Chris: While this may be an unpleasant fact of life, not having a degree may affect your ceiling because some organizations value it. However, for the job seeker there is a benefit that infosec is in a skilled worker shortage. If you can develop skills in areas where need exists, you can find a job. However, you need to be able to show those skills in some way. For some people that might be a certification, for others it might be a github repo showing a project, and for others it might be a blog. Once you establish one or more of those things, focus on connecting with real people instead of relying on HR gatekeepers and automated systems. Do your research, find people working in or hiring for roles you want, and reach out to them. Even if it doesn’t lead to an immediate job, you might find a mentor or build a long-lasting relationship.

    Lesley: Network, network, network. You’re going to get blocked at a number of HR filters, which are automated and unforgiving. So, your hopes lie with name recognition with hiring managers who can tweak postings for you or somehow bypass the computer. This means proving your competence through projects, community participation, and being articulate. Currently we’re in a skill shortage, which plays in your favor in this scenario. This gap is decreasing, starting with entry level as more people graduate from cybersecurity training and degree programs. Certain geographic markets will take longer to catch up than others, so looking outside your local area may help.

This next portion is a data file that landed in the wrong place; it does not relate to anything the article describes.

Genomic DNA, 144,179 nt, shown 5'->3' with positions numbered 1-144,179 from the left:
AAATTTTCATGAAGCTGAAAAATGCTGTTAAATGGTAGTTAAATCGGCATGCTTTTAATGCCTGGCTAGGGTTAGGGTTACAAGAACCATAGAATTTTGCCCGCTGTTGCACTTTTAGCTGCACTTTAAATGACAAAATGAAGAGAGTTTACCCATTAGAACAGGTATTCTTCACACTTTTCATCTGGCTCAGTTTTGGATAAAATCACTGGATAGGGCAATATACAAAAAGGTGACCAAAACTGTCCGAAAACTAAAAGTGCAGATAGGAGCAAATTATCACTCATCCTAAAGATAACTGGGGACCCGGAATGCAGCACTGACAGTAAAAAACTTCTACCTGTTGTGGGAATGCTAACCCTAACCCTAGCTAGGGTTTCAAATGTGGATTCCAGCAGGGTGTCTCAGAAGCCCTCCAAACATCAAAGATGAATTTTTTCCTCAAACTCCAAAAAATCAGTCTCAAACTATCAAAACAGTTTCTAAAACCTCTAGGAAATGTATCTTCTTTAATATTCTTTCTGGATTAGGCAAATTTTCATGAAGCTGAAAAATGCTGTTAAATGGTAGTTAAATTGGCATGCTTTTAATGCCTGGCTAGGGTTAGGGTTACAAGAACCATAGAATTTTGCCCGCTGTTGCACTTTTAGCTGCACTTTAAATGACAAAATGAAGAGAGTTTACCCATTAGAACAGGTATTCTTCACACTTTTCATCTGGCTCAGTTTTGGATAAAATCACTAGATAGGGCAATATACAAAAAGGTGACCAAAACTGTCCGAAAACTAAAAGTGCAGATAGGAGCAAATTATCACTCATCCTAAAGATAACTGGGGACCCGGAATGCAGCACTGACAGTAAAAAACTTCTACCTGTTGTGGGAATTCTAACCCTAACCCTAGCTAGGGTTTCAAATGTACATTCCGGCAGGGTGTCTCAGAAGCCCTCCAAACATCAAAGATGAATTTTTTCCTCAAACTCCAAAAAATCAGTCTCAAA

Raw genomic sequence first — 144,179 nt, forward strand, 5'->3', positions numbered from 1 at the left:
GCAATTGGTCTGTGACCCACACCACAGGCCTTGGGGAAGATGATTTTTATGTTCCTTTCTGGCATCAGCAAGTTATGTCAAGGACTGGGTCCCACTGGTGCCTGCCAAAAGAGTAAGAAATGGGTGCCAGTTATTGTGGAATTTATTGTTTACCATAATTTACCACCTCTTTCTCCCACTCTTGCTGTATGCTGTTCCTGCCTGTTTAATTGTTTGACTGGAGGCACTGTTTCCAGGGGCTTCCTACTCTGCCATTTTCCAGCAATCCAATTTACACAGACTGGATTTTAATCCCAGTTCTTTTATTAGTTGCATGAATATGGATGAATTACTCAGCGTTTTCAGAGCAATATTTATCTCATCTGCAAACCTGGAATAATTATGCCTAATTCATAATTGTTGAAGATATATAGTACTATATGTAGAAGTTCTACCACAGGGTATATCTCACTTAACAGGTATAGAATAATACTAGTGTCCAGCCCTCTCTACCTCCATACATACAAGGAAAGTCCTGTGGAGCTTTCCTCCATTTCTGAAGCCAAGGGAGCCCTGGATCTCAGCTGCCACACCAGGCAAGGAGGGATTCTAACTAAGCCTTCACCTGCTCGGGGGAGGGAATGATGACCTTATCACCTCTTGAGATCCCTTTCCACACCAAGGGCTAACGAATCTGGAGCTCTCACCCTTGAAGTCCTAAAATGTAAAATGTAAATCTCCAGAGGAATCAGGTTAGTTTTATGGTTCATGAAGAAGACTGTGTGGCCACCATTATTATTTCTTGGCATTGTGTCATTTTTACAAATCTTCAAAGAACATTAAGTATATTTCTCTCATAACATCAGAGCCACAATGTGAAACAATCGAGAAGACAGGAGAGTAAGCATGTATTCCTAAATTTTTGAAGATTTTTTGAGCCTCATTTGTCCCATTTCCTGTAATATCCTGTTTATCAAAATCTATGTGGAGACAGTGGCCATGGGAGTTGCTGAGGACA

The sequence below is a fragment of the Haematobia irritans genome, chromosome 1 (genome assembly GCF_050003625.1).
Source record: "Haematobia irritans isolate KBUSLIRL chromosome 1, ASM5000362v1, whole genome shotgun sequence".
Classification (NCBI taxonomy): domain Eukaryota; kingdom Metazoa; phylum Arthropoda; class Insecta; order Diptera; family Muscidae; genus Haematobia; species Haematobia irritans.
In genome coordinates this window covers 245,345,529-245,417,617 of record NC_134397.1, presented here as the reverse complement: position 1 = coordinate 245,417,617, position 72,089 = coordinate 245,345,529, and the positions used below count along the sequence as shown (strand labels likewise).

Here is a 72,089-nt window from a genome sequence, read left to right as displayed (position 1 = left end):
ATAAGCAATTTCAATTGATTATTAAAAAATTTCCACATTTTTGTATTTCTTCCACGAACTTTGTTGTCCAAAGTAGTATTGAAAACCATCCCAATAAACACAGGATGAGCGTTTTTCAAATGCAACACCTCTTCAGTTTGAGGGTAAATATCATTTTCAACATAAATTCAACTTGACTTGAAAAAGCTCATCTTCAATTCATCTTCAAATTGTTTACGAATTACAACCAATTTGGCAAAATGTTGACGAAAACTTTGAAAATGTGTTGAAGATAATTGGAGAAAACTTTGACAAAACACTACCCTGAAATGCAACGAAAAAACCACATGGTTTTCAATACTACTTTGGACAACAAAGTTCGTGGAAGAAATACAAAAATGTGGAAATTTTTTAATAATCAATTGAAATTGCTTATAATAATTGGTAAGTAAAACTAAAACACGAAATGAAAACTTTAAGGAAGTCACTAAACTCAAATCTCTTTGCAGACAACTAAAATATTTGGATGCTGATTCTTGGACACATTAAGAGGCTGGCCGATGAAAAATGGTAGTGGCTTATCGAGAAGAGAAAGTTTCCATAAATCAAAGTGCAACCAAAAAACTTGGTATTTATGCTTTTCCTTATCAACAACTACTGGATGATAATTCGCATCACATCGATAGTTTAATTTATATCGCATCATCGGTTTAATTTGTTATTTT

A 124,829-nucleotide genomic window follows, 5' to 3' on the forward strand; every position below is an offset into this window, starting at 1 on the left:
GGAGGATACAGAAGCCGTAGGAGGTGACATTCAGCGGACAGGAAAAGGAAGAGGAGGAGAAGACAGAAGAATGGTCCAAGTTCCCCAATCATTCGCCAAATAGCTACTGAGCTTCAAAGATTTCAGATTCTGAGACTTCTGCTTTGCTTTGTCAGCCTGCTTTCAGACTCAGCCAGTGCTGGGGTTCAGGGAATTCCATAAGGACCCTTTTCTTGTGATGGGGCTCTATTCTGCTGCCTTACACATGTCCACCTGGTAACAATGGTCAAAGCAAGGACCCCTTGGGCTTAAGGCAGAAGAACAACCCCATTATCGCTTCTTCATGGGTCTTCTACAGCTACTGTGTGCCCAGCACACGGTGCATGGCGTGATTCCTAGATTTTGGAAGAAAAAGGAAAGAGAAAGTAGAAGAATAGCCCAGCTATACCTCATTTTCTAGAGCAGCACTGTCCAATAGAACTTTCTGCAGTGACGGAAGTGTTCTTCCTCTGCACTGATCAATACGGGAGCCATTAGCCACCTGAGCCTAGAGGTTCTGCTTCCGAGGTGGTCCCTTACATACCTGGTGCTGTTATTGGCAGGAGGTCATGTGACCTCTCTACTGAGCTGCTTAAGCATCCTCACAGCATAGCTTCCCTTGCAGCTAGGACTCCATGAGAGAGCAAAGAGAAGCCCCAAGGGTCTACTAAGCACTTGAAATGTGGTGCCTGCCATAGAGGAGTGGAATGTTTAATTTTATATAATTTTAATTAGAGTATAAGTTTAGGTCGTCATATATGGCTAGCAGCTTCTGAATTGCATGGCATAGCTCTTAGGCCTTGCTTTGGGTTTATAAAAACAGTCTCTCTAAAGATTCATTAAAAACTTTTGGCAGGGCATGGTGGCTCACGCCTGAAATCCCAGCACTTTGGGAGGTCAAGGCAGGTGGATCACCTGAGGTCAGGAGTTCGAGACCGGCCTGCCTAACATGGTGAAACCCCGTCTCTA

Robert: It is not a degree by itself that makes someone qualified for a senior position, rather they serves as a proxy to be used by the hiring managers to measure capability. This requirement can be substituted, but constructing the best argument to support your personal experience as a worthy substitution is completely on the individual. Non-traditional education can stand for formal degrees, but it may require a substantial effort to make the case for your specific goals, and are likely to require repeating every few years.  Always address any concerns about an educational deficiency in your resume head on when pursuing a new roll. It can go a long way to submit a well written statement in response to any concerns that you’re willing to obtain whatever credential is expected while working in the position, along with spelling out in detail how your specific personal accomplishments and experience directly address the traits your target is hoping are demonstrated by having the degree requirement.

    Tarah: Get good and get well-known for it. Get a CISSP, which is the bareass minimum you’d need to get past HR without a degree at some infosec jobs. Network your ass off because without a degree, you’ll suffer for recruiters contacting you. Figure out how to get some publicity. You must, must, must begin speaking and teaching widely.